Anfetamina Dosage

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Dosage of Anfetamina in details

infoThe dose of a drug and dosage of the drug are two different terminologies. Dose is defined as the quantity or amount of medicine given by the doctor or taken by the patient at a given period. Dosage is the regimen prescribed by the doctor about how many days and how many times per day the drug is to be taken in specified dose by the patient. The dose is expressed in mg for tablets or gm, micro gm sometimes, ml for syrups or drops for kids syrups. The dose is not fixed for a drug for all conditions, and it changes according to the condition or a disease. It also changes on the age of the patient.
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Pre-treatment Screening

Prior to treating patients with Anfetamina, assess for the presence of cardiac disease (i.e., perform a careful history, family history of sudden death or ventricular arrhythmia, and physical exam).

Assess the risk of abuse prior to prescribing and monitor for signs of abuse and dependence while on therapy. Maintain careful prescription records, educate patients about abuse, monitor for signs of abuse and overdose, and periodically re-evaluate the need for Anfetamina use.

Dosing Information

Administer Anfetamina orally in the morning with or without food or liquid.

The recommended starting dose of Anfetamina for patients 6 to 17 years of age is 5 mg once or twice daily. If necessary, administer an additional dose after 4 to 6 hours. Titrate the dosage in increments of 5 mg at weekly intervals until optimal response is obtained. Only in rare cases will it be necessary to exceed a total of 40 mg daily.

Where possible, drug administration should be interrupted occasionally to determine if there is a recurrence of behavioral symptoms sufficient to require continued therapy.

Anfetamina should be administered at the lowest effective dosage and dosage should be individually adjusted.

Administration Instructions

Instruct the patient or caregiver on the following administration instructions:

  • Do not remove the tablet from the blister pack until just prior to dosing. Do not store the tablet for future use.
  • Use dry hands to open the blister.
  • Remove the tablet by pushing it through the back of the foil-lined blister pack.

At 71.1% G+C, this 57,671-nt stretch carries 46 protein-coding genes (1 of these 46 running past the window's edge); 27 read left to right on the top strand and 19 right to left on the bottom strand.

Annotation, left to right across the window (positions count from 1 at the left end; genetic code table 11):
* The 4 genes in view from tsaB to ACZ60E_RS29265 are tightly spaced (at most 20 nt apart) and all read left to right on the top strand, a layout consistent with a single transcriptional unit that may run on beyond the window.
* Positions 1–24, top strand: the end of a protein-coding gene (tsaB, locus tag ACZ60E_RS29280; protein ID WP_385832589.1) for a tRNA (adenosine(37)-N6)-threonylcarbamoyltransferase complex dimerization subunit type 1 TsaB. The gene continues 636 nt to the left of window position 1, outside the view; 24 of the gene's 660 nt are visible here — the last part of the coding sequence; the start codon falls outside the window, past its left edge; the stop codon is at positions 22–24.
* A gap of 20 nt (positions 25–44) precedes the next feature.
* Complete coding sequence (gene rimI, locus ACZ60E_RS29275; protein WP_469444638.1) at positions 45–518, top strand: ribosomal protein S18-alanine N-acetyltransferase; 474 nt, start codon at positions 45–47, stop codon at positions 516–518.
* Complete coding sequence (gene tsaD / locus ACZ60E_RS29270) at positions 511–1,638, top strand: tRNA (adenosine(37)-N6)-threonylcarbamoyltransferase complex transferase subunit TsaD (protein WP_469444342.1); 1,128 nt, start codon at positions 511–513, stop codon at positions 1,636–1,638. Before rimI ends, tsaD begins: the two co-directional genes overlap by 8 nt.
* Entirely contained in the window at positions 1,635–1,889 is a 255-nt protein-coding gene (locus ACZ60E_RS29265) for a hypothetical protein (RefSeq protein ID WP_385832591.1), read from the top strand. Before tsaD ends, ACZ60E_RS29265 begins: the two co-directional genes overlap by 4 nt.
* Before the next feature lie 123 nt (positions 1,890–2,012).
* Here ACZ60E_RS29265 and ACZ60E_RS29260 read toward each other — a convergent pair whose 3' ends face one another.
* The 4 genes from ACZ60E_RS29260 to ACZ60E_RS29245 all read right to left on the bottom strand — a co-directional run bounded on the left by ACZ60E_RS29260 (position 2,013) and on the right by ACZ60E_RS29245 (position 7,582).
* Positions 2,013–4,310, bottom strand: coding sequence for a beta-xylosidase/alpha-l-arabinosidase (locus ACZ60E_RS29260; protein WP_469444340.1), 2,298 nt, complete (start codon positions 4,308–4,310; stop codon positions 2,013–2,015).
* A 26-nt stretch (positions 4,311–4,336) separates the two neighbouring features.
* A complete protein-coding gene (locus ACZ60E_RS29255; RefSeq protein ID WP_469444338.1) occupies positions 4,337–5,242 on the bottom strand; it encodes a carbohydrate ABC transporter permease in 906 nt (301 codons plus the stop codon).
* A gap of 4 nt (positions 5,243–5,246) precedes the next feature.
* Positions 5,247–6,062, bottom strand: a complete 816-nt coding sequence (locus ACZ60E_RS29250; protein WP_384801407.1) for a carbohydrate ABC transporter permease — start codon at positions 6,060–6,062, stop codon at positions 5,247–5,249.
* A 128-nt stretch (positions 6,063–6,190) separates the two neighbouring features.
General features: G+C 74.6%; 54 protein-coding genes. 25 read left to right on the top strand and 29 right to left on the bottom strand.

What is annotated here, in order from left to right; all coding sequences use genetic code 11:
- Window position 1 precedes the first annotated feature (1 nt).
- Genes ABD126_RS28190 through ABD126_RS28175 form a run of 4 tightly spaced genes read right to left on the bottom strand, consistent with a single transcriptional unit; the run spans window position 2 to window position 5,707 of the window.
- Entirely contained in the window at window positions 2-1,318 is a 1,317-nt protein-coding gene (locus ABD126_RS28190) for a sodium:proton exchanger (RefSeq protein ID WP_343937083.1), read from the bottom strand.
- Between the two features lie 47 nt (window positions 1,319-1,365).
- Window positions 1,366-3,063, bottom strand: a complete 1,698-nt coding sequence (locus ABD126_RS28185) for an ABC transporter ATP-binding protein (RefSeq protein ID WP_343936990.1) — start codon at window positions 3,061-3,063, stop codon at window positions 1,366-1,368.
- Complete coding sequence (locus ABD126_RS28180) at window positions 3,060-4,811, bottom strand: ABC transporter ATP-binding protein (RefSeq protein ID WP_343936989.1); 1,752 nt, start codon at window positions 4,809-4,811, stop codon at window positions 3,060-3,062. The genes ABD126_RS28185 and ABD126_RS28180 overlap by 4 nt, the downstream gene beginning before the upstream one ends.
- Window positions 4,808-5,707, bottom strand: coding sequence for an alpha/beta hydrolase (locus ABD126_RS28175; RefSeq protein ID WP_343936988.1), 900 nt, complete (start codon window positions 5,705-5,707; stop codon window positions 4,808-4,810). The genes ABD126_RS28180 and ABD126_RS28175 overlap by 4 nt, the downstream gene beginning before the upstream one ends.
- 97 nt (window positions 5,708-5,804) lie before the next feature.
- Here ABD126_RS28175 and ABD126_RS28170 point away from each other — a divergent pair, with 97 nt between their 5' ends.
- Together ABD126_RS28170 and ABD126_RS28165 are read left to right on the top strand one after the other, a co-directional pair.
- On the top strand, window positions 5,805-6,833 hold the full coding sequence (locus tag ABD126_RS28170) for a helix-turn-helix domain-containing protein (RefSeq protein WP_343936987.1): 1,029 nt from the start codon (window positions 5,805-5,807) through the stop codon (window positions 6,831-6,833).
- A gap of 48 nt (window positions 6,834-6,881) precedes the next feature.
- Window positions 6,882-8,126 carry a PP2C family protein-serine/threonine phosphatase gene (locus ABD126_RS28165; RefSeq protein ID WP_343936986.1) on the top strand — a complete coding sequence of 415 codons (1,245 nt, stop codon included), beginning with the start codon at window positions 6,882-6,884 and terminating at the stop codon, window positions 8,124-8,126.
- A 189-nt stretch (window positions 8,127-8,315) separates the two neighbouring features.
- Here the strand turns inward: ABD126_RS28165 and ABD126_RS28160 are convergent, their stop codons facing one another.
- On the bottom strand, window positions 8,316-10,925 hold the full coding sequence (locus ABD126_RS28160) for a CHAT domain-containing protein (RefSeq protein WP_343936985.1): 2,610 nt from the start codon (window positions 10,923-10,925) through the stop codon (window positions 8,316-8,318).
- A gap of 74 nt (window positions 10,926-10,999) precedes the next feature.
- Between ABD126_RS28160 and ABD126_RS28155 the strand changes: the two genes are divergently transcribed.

• As soon as the blister is opened, remove the tablet and place the tablet on the patient's tongue.
  • Place the whole tablet on the tongue and allow it to disintegrate without chewing or crushing.
  • The tablet will disintegrate in saliva so that it can be swallowed. No liquid is needed to take the tablet. The tablet can be actively moved around between the tongue and the roof of the mouth until it disintegrates.

Switching from Other Anfetamina Products

Switching from EVEKEO to Anfetamina can be done on a milligram-per-milligram basis.

When switching from other Anfetamina products, discontinue treatment and titrate with Anfetamina using the titration schedule above. Do not substitute for other Anfetamina products on a milligram-per-milligram basis because of different Anfetamina salt compositions and differing pharmacokinetic profiles.

Dosage Modifications due to Drug Interactions

Agents that alter urinary pH can impact urinary excretion and alter blood levels of Anfetamina. Acidifying agents (e.g., ascorbic acid) decrease blood levels, while alkalinizing agents (e.g., sodium bicarbonate) increase blood levels. Adjust Anfetamina dosage accordingly.

Further information

Always consult your healthcare provider to ensure the information displayed on this page applies to your personal circumstances.

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What other drugs will affect Anfetamina?

Do not take Anfetamina if you have taken a monoamine oxidase inhibitor (MAOI) such as isocarboxazid (Marplan), tranylcypromine (Parnate), or phenelzine (Nardil) in the last 14 days.

Before taking Anfetamina, tell your doctor if you are taking any of the following medicines:

  • insulin or another medicine to treat diabetes;

  • guanethidine (Ismelin) or reserpine (Diutensin-R);

  • doxazosin (Cardura), terazosin (Hytrin), prazosin (Minipress), or guanadrel(Hylorel);

  • a tricyclic antidepressant such as amitriptyline (Elavil), amoxapine (Asendin), doxepin (Sinequan), nortriptyline (Pamelor), imipramine (Tofranil), clomipramine (Anafranil), protriptyline (Vivactil), or desipramine (Norpramin)

  • a phenothiazine such as chlorpromazine (Thorazine);

  • lithium (Lithobid, Lithonate, Eskalith, others); or

  • haloperidol (Haldol).

You may not be able to take Anfetamina, or you may require a dosage adjustment or special monitoring during treatment if you are taking any of the medicines listed above.